Amounts related to software development that are not capitalized are charged immediately to product research and development costs. Commencing upon a related product's release capitalized software development costs are amortized to cost of sales based upon the higher of (i) the ratio of current revenue to total projected revenue or (ii) straight-line charges over the expected marketable life of the product.
Prepaid license fees represent license fees to holders for the use of their intellectual property rights in the development of our products. Minimum guaranteed royalty payments for intellectual property licenses are initially recorded as an asset (capitalized license fees) and a current liability (accrued royalties payable) at the contractual amount upon execution of the contract or when specified milestones or events occur and when no significant performance commitment remains with the licensor. Licenses are expensed to cost of sales at the higher of (i) the contractual royalty rate based on actual sales or (ii) an effective rate based upon total projected revenue related to such license.
Capitalized software development costs are classified as non-current if they relate to titles for which we estimate the release date to be more than one year from the balance sheet date.
16 The amortization period for capitalized software development costs and license fees is usually no longer than one year from the initial release of the product.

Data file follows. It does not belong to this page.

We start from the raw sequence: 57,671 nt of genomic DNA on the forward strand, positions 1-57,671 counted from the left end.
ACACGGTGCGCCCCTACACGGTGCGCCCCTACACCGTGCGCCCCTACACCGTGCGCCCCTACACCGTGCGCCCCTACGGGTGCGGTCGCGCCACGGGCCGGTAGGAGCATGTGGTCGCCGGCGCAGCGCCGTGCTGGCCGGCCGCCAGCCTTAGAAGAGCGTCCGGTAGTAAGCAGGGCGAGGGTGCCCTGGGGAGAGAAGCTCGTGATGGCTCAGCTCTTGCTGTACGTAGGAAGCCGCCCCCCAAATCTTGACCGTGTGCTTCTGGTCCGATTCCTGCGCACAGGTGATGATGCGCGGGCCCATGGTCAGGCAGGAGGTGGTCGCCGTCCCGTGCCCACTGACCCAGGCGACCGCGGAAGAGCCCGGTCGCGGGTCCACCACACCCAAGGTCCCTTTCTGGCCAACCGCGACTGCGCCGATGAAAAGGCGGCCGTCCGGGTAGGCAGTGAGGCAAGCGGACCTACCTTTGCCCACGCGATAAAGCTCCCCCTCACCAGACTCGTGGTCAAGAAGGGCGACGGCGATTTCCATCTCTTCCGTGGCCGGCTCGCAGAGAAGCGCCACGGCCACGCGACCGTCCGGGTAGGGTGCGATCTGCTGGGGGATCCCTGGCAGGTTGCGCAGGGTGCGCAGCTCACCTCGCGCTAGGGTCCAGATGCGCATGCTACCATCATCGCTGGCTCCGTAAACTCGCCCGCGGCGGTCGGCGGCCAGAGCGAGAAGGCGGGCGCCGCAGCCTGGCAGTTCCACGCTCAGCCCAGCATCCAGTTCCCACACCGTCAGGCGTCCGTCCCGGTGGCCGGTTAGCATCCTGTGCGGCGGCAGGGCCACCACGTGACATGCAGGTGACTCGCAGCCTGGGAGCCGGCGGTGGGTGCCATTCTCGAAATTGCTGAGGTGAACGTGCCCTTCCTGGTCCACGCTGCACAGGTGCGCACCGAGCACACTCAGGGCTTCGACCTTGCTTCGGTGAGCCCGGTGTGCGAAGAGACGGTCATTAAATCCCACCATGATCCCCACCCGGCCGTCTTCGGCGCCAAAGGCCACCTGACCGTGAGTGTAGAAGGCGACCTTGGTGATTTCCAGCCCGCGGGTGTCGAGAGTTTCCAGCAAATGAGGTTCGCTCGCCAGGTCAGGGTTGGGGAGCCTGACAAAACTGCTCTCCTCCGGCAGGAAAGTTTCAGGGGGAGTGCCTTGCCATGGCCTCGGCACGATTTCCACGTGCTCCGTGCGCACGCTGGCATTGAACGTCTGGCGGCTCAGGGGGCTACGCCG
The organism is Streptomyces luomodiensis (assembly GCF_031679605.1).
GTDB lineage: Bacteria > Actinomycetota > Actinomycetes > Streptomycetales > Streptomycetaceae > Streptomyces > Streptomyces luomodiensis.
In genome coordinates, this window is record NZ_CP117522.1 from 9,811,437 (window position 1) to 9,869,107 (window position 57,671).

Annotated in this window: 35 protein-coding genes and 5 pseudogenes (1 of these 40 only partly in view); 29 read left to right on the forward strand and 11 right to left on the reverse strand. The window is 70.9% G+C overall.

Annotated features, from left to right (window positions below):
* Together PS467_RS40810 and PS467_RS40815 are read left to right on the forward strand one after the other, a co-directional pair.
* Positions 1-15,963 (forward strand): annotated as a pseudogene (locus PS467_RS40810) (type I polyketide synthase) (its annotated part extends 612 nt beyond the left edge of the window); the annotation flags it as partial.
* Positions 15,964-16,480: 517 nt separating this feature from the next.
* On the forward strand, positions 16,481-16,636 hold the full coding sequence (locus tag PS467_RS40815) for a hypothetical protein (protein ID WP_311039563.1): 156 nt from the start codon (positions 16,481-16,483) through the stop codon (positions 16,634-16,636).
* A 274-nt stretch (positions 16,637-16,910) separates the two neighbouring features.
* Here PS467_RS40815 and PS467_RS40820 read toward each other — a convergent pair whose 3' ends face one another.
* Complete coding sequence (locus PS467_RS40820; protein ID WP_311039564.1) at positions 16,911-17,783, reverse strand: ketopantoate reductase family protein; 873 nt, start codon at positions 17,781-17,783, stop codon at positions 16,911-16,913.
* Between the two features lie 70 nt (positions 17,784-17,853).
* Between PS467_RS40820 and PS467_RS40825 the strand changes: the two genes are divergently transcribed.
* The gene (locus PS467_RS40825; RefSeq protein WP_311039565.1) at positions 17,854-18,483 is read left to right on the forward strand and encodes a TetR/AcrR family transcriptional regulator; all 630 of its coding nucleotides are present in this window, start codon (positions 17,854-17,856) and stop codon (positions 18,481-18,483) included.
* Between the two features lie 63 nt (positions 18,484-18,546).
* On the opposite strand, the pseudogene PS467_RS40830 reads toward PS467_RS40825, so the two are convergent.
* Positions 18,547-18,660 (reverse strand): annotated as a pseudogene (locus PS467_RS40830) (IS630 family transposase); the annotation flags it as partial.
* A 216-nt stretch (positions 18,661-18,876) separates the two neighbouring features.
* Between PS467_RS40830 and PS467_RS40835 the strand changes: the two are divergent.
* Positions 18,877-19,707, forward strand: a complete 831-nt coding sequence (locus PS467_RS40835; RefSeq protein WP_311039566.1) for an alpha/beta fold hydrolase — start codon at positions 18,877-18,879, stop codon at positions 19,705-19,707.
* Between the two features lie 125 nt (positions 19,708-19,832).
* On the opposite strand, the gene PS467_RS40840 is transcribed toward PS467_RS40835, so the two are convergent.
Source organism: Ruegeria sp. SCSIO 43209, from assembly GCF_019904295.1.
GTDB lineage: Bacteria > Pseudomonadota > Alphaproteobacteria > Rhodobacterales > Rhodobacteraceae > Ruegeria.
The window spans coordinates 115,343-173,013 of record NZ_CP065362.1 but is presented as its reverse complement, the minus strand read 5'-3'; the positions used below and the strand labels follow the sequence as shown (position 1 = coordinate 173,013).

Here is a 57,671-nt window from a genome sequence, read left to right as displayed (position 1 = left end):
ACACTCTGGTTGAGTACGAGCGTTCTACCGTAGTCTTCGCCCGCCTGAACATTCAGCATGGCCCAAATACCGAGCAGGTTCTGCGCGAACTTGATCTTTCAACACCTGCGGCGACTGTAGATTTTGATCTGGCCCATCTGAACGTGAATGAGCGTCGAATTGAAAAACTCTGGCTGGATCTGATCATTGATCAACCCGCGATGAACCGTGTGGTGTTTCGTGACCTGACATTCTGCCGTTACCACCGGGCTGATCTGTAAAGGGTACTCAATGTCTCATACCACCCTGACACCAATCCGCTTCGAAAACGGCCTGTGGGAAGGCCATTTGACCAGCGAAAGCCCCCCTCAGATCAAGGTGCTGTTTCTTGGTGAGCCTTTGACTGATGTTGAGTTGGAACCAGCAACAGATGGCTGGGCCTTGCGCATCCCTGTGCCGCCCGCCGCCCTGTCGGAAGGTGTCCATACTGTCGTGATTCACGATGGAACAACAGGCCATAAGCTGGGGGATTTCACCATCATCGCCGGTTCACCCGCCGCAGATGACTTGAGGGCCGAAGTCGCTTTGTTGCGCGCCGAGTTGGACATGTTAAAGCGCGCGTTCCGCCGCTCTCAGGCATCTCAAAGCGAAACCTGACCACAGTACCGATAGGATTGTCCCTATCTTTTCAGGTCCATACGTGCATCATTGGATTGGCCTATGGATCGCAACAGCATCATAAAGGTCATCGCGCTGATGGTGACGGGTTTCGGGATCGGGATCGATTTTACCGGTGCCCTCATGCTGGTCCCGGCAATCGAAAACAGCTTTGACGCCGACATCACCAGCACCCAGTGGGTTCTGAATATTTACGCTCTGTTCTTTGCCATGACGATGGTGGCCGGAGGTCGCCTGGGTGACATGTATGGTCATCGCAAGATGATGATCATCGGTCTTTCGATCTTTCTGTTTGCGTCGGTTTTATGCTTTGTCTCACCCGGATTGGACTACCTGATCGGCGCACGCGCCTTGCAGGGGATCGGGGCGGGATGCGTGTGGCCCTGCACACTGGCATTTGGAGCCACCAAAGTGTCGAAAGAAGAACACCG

If actual revenues or revised forecasted revenues fall below the initial forecasted revenue for a particular license, the charge to cost of sales may be larger than anticipated in any given quarter. The recoverability of capitalized software development costs and license fees is evaluated quarterly based on the expected performance of the specific products to which the costs relate.
When, in management's estimate, future cash flows will not be sufficient to recover previously capitalized costs, we expense these capitalized costs to cost of sales - loss on impairment of capitalized software development costs and license fees - future releases, in the period such a determination is made.
These expenses may be incurred prior to a game's release. If a game is cancelled and never released to market, the amount is expensed to operating costs and expenses - loss on impairment of capitalized software development costs and license fees - cancelled games. If we were required to write off licenses or capitalized software development costs, due to changes in market conditions or product acceptance, our results of operations could be materially adversely affected. As of January 31, 2014, the net carrying value of our licenses and capitalized software development costs was $2.1 million.